File photo

File photo

Auburn Police face multiple lawsuits, charges

Two Auburn officers are awaiting trial for violent felonies.

In recent months, the Auburn Police Department has made headlines for various lawsuits and criminal charges against three of its officers.

Here’s an overview of the different civil and criminal cases facing the Auburn Police Department, the city and some of its officers.

Kenneth Lyman

Officer Kenneth Lyman is the cause of two personal injury lawsuits against the City of Auburn that are currently open.

The first lawsuit against the city regarding Lyman was filed by Peter Manning in January 2022.

In 2020, Lyman reportedly crashed a SWAT vehicle into Manning’s stopped work truck and then fled the scene without checking on Manning or exchanging information, according to police records. Manning was injured as a result of this hit-and-run and racked up over $20,000 in medical bills.

In addition to medical bills, Manning said, due to the injuries he sustained in the crash, he has not been able to do the same amount or intensity of work and has suffered losses in pay as a result.

Manning’s lawsuit against the city claims Manning was injured by the negligent and willful actions of the Valley SWAT team for which he claims the City of Auburn and the Auburn Police Department are liable. Manning is seeking at least $100,000 in relief from the city.

An internal investigation into Lyman’s actions found he reportedly committed multiple acts of misconduct because he broke state laws and department policy. Lyman was given a written reprimand as punishment.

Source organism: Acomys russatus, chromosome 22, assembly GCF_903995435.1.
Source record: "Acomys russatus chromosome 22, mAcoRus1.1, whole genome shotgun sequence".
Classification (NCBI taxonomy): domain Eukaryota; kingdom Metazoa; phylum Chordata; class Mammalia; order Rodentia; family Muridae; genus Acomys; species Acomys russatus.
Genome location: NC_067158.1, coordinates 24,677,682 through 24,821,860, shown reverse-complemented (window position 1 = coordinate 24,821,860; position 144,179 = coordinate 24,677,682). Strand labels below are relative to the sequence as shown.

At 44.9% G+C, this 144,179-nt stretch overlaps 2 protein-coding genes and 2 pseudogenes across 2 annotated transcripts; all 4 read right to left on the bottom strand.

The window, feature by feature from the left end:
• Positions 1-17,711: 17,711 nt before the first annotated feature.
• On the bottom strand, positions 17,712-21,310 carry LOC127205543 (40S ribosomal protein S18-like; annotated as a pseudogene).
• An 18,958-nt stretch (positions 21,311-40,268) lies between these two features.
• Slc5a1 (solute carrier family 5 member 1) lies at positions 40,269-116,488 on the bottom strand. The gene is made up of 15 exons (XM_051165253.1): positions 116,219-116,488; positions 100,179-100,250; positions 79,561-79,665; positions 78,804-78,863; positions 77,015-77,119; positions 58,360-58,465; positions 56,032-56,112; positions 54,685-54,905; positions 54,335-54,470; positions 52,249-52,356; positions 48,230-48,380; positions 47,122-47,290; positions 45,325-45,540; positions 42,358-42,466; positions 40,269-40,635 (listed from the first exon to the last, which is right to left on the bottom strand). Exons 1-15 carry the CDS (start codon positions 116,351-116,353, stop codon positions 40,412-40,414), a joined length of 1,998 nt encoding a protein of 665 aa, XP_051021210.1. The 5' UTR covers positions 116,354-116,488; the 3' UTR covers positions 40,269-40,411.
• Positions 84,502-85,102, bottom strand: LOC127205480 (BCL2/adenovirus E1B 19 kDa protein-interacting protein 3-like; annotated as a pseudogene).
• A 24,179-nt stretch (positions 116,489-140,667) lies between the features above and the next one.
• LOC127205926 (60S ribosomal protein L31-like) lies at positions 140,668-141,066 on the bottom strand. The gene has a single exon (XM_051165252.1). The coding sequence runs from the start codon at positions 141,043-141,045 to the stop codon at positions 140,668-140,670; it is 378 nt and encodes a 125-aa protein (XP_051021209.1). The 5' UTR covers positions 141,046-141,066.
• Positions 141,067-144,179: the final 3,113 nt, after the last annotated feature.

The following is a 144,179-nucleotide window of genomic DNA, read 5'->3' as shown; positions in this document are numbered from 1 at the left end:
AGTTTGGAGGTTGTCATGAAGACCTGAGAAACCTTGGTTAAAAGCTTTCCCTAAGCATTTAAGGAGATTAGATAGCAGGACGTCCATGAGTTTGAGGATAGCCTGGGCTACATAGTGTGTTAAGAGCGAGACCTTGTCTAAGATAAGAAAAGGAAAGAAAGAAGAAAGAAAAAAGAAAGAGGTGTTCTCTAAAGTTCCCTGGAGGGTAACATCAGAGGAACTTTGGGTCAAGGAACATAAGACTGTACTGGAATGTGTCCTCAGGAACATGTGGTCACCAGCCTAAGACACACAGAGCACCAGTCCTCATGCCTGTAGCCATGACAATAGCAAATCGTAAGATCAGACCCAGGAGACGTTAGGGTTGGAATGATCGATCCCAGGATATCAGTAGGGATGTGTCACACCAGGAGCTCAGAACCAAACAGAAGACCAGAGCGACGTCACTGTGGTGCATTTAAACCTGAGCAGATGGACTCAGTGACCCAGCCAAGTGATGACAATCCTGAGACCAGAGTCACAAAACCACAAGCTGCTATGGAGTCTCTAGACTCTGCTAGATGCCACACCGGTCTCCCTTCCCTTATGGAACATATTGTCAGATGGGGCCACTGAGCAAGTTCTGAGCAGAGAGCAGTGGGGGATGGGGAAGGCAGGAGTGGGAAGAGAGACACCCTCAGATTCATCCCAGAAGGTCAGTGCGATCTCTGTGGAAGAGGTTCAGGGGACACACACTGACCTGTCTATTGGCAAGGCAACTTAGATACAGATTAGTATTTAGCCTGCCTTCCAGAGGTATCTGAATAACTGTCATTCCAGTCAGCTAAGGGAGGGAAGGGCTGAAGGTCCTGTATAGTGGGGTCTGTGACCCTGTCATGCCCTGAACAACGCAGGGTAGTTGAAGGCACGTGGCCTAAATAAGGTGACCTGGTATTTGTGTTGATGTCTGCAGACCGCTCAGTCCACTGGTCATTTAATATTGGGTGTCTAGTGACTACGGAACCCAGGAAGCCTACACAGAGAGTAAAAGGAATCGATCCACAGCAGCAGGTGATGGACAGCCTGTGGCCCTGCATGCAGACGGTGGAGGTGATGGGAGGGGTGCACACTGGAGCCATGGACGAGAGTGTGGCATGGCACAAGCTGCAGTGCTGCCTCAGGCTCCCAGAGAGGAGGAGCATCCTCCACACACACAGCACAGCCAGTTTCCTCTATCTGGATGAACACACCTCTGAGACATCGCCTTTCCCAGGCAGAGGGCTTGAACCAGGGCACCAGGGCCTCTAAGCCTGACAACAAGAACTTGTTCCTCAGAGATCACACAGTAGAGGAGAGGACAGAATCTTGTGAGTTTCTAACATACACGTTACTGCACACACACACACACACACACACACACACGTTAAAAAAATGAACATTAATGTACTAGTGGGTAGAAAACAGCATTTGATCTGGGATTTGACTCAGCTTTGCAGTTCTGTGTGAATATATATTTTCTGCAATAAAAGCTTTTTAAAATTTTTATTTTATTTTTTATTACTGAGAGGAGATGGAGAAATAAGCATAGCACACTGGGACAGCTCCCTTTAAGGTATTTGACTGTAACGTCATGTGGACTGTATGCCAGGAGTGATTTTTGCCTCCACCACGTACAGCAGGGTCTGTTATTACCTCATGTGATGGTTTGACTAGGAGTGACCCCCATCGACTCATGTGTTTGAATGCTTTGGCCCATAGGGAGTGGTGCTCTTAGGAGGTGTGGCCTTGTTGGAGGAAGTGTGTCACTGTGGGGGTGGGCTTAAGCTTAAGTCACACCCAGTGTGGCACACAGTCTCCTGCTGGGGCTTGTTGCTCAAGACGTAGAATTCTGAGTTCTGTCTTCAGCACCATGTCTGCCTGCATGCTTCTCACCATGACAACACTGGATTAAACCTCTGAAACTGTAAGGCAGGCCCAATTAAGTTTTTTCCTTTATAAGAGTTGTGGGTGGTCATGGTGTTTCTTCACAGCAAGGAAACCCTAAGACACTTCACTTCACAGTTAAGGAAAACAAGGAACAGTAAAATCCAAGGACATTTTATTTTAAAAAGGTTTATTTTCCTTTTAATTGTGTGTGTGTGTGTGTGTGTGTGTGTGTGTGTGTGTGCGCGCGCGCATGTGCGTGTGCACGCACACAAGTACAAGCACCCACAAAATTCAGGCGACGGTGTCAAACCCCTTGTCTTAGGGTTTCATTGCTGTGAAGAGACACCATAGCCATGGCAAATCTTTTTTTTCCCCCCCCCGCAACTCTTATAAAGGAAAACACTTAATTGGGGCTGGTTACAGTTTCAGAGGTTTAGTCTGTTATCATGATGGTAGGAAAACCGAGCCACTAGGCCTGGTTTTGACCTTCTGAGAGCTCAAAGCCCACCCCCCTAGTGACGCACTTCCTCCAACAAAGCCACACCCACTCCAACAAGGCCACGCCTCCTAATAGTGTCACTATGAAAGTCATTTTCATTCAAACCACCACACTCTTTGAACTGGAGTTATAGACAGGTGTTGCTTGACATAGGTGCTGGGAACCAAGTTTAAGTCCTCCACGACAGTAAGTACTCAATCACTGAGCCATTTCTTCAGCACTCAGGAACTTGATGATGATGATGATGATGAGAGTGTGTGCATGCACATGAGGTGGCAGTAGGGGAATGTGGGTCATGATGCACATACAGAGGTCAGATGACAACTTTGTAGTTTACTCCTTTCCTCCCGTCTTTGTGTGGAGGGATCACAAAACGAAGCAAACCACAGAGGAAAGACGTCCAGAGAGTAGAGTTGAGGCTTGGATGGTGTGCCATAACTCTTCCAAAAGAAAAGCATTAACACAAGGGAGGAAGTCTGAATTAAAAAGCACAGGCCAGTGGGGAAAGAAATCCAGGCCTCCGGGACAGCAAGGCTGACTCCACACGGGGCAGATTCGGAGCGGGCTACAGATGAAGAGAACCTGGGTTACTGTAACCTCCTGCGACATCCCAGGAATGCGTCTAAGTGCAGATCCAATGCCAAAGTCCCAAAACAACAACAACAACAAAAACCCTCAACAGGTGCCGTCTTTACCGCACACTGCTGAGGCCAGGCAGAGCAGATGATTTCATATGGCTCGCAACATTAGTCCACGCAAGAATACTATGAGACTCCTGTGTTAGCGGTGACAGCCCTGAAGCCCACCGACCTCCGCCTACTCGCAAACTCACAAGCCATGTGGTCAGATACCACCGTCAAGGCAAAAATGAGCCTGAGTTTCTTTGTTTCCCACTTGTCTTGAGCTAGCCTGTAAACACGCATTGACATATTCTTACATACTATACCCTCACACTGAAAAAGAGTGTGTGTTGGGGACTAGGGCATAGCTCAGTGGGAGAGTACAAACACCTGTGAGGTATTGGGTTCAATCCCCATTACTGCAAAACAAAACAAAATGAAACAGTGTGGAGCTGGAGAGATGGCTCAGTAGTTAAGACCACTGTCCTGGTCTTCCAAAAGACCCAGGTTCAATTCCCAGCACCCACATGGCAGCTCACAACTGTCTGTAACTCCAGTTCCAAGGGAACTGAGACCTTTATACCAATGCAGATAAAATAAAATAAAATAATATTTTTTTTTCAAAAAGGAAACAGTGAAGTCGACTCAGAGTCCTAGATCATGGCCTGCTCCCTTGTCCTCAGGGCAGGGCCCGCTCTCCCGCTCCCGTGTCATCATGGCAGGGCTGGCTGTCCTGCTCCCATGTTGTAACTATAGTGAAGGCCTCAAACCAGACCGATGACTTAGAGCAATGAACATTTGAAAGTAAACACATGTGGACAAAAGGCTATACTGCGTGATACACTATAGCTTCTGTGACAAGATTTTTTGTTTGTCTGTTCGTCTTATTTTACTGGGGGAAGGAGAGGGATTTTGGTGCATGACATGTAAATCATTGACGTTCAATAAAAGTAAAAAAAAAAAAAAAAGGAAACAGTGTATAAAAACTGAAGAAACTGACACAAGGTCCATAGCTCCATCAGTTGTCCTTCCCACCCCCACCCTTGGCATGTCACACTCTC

The second lawsuit against the city regarding Lyman was filed in April 2022 by the family of Enosa Strickland Jr., a man who was allegedly shot and killed by Lyman in 2019.

A memo sent from Snohomish County Prosecuting Attorney Adam Cornell regarding his investigation into the shooting on Feb. 21, 2021, provided additional information about the lawsuit. Cornell ultimately decided Lyman’s use of deadly force was justified, according to the memo.

In the spring of 2019, a woman called the police on Strickland Jr. because he allegedly wasn’t leaving the parking lot of her apartment complex, according to the memo. When Lyman and another officer arrived, they determined Strickland Jr. had not committed a crime but was under the influence and unable to drive, according to the memo.

While the three men were waiting for Strickland Jr.’s parents to arrive, a fight broke out and Lyman and the other officer ended up on top of Strickland Jr., who was face down on the ground. Lyman reportedly shot and killed Strickland Jr., claiming Strickland was holding a knife Lyman kept on his chest, according to the memo.

The woman who called the police said she heard police tell Strickland Jr. to drop the knife to which Strickland Jr. replied “What knife?” She said moments later she heard a metal object hit the ground, then moments after that a gunshot, according to the memo.

Strickland Jr.’s family is suing the department for wrongful death and violation of civil rights. It faults the City of Auburn for negligence and deliberate indifference in training its officers.